Here's an exercise that demonstrates the power of aroma on the brain and how any treatment for anxiety that involves the therapeutic essential oils may improve results.
Perhaps you have experienced a flash of strong emotion from simply smelling something like natural gas. Sometimes a particular aftershave or fragrance triggers a rush of emotions from your past. These are what Dr. Daniel Pénoël calls “limbic brain experiences.”
The American physiologist Paul D. MacLean spent his career studying the brain and in particular the limbic system. He explains that our brain is actually three superimposed brains, which he relates to the evolutionary process. He called them the reptilian brain, the mammalian brain, and the neo-cortex. Each brain is independent from the other two in certain ways.
The primitive reptilian brain manages our ability to survive. Hunger, thirst, sexuality, and self defense are governed by this brain. The limbic system is next. It is called the brain of the passions. It is in charge of emotional memory, food cravings, aggression, and maternal behavior. Our sense of smell is tied most directly into this area-the “heart” of the brain-the area of passion and pleasure. All our other senses are primarily associated with the neo-cortex. Here's an experiment to show how it works.
Step 1: Think of an experience associated with your sense of sight.
Picture a favorite location. Think of all the words that come to mind to describe it. Get a sense of the number of words.
Step 2: Think of a wonderful listening experience.
Maybe it was a concert or favorite atmospheric sounds. Think of the number of words. How many rush into your mind?
Step 3: Think of a delicious taste experience.
How many words could you think of to describe this taste?
Step 4: Think of a tactile (texture) experience .
Perhaps it's a fabric, wallpaper, leaf or tree bark. Think of how many words come to mind to vividly describe that experience?
Step 5: Think of an experience with your sense of smell.
Think of as many words as you can bring back the actual smell you are describing.
Step 6: Evaluate the five senses.
Which one was easiest? Which had the greatest number of words? Which came more quickly, and which took longer?
For most people the sense of smell is harsh to describe because it is practiced primarily within the limbic brain, the part of the brain with few logical words to describe an emotion or feeling.
Aromatic signals go directly to your brain without passing through your thought processes like your other senses. Aromas can instantly create a mood, a bond, a liking or a disliking without any conscious thought at all. For this reason aromas can anchor strong feelings, break self-destructive emotional habits, and create relaxing or stimulating emotions that are difficult to manage in other ways.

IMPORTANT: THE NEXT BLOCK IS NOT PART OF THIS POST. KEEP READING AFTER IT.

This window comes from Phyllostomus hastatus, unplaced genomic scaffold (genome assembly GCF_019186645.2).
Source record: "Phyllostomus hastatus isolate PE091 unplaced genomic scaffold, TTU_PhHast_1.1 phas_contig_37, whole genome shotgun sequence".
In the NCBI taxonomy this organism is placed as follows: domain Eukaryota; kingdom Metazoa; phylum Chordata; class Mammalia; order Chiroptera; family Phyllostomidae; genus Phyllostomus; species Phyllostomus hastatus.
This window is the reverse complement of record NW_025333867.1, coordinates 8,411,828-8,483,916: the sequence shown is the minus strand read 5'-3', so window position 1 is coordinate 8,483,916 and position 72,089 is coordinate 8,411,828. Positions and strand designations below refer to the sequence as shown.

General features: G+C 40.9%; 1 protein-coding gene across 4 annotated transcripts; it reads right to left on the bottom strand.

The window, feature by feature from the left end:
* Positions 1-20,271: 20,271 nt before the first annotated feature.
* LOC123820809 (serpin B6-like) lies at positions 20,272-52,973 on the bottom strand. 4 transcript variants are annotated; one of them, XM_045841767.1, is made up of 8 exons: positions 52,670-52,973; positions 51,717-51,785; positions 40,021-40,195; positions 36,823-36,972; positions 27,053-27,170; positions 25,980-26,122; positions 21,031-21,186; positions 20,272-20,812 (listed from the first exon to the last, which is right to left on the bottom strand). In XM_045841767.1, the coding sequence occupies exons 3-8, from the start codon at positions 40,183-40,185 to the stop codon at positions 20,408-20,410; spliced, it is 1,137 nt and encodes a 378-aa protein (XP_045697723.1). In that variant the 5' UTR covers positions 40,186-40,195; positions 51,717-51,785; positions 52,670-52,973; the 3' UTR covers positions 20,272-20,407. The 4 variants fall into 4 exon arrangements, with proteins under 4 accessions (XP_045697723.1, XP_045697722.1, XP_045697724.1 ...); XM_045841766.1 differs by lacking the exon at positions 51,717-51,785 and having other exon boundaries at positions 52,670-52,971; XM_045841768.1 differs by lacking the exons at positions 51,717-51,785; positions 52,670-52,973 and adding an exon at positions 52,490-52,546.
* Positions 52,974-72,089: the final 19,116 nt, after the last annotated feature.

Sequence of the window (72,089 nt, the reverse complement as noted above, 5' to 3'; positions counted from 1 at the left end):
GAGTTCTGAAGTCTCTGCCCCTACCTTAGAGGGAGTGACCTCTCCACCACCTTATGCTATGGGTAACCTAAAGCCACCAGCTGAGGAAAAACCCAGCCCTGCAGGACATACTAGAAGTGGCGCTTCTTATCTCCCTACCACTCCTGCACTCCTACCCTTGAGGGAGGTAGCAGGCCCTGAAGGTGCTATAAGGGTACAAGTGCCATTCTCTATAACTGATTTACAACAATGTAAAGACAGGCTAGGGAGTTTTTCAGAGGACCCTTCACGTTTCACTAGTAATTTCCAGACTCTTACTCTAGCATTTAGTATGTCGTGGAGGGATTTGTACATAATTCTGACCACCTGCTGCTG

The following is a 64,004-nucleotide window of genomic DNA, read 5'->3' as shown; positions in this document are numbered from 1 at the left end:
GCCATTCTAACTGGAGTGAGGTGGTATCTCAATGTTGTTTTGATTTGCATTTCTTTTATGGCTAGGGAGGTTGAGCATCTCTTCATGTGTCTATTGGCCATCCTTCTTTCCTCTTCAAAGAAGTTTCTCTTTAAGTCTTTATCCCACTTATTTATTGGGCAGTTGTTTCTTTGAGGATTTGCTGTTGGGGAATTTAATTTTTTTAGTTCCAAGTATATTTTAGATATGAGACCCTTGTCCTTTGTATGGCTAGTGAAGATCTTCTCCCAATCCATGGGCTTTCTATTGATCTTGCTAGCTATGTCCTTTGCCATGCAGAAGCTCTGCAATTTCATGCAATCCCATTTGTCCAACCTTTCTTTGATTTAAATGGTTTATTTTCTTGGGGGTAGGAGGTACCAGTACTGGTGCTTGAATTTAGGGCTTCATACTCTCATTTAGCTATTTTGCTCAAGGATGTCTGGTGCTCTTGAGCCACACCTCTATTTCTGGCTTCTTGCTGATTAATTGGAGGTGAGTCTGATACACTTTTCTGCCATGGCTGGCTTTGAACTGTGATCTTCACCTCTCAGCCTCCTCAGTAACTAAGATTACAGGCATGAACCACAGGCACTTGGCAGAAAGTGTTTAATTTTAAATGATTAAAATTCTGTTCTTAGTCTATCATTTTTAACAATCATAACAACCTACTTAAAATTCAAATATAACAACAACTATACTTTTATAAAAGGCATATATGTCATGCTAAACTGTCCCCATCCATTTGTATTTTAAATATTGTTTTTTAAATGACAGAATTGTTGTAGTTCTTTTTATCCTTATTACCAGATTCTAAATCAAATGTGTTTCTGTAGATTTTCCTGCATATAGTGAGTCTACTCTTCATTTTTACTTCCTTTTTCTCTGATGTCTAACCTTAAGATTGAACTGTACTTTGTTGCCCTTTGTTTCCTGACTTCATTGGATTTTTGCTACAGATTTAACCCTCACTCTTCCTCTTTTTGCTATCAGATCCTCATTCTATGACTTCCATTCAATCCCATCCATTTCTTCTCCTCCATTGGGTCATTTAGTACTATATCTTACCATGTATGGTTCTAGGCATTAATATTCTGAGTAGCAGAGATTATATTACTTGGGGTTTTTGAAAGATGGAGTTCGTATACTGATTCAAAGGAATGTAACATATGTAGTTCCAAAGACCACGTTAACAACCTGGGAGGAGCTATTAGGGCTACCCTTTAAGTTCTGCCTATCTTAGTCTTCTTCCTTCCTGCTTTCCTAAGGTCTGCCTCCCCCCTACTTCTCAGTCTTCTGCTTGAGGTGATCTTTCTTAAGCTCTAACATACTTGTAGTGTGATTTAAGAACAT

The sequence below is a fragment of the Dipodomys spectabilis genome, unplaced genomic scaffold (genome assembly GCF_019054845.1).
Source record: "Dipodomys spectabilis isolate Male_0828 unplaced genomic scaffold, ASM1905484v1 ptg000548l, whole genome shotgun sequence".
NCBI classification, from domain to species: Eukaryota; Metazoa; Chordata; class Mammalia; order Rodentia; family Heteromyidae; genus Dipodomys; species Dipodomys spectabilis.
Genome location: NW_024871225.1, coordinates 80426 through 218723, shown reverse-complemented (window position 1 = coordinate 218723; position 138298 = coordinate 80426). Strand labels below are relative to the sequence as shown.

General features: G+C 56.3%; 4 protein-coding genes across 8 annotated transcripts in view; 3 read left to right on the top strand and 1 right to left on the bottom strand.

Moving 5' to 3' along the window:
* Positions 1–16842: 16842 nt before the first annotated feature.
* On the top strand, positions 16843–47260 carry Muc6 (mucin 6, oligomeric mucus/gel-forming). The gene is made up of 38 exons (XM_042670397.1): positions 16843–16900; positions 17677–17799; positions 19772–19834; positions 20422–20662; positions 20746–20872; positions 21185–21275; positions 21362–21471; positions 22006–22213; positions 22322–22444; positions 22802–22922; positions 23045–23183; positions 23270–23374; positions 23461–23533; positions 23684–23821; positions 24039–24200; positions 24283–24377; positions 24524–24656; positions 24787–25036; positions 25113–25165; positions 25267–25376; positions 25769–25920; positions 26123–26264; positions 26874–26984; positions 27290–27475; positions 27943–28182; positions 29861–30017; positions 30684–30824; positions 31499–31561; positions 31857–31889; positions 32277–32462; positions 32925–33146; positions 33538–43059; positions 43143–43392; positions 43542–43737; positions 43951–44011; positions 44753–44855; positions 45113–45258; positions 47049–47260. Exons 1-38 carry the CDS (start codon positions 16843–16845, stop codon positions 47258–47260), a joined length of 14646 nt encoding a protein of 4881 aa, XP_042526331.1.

As you work with essential oils, you will find yourself finding emotional pleasure that you can not put into words. You may find that aromas you use a lot for better health become extremely attractive to you emotionally, though at first they were not appealing. It will be interesting to experiment with your limbic brain and see which oils emerge as your favorites.
You'll also find yourself gravitating emotionally to different oils at different times. If you keep records you may learn something important about yourself, your emotions, and what your body is craving.
Natural remedies for anxiety
1. Scan through descriptions of emotion-oriented blends of essential oils like those targeted to help you overcome fear, resentment, anxiety, etc. Decide which kinds of behaviors and emotional responses you would like to have.They'll usually be very pleasant oils that can be used as fragrances you wear through the day.
2. Give yourself a positive experience with these oils. Anchor them in your emotional sub-conscious by using them during good, calm and happy times. Diffuse them. Use them in a relaxing bath. Put them on your pillow and enjoy them when you're feeling great.
3. Then when anxiety, conflict or negative emotions show up, use these oils to turn your emotions around. It may start with a conscious process at first, but soon you'll find your emotions automatically flowing where you are directing them with these aromas. Your thoughts do not have to linger in negative emotions if aromas can help them flow in a better direction.
4. Go through the oils you already enjoy using most and try to identify the emotions they bring up. For example, if a particular blend is especially pleasant for you, then use it often in happy times. Then use it occasionally to calm anxiety, fears or grief.
5. Do not try to reverse-engineer your emotions. For example, if you only wear a blend designed to calm you when you are anxious, fearful or in grief, your limbic brain may begin to associate that blend with these negative emotions. Make sure your particular aroma locks in the right positive emotion, then use it for that purpose.
6. Be sure to experiment and use the right amount of oil. People often error by thinking that if a little is good, more will be better. Exactly the opposite may be true for you. A trace on your temples, under your ears, or at the sides of your nose may enliven your limbic brain and give you that complete mood change you're after. If the aroma is too obvious, it may be too much.